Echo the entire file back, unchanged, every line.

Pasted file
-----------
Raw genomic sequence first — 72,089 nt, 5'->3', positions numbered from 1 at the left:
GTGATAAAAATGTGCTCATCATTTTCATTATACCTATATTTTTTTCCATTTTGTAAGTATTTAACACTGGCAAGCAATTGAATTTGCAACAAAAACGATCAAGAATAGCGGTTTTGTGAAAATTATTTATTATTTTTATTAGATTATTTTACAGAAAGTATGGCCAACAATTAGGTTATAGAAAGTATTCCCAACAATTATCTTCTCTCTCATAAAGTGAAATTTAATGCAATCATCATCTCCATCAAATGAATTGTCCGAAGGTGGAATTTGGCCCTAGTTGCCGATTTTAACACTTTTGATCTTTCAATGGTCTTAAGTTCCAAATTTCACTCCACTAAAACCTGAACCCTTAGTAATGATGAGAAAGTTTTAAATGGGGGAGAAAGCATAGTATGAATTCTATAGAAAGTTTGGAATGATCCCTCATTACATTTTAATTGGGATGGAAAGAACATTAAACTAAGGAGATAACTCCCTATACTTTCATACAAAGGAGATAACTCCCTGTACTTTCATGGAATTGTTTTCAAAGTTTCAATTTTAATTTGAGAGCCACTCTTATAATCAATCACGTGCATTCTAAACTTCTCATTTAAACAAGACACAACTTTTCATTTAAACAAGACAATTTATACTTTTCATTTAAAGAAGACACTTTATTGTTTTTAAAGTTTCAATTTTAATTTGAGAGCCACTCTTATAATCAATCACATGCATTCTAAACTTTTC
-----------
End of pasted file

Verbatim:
Raw genomic sequence first — 72,089 nt, 5'->3', positions numbered from 1 at the left:
GTGATAAAAATGTGCTCATCATTTTCATTATACCTATATTTTTTTCCATTTTGTAAGTATTTAACACTGGCAAGCAATTGAATTTGCAACAAAAACGATCAAGAATAGCGGTTTTGTGAAAATTATTTATTATTTTTATTAGATTATTTTACAGAAAGTATGGCCAACAATTAGGTTATAGAAAGTATTCCCAACAATTATCTTCTCTCTCATAAAGTGAAATTTAATGCAATCATCATCTCCATCAAATGAATTGTCCGAAGGTGGAATTTGGCCCTAGTTGCCGATTTTAACACTTTTGATCTTTCAATGGTCTTAAGTTCCAAATTTCACTCCACTAAAACCTGAACCCTTAGTAATGATGAGAAAGTTTTAAATGGGGGAGAAAGCATAGTATGAATTCTATAGAAAGTTTGGAATGATCCCTCATTACATTTTAATTGGGATGGAAAGAACATTAAACTAAGGAGATAACTCCCTATACTTTCATACAAAGGAGATAACTCCCTGTACTTTCATGGAATTGTTTTCAAAGTTTCAATTTTAATTTGAGAGCCACTCTTATAATCAATCACGTGCATTCTAAACTTCTCATTTAAACAAGACACAACTTTTCATTTAAACAAGACAATTTATACTTTTCATTTAAAGAAGACACTTTATTGTTTTTAAAGTTTCAATTTTAATTTGAGAGCCACTCTTATAATCAATCACATGCATTCTAAACTTTTC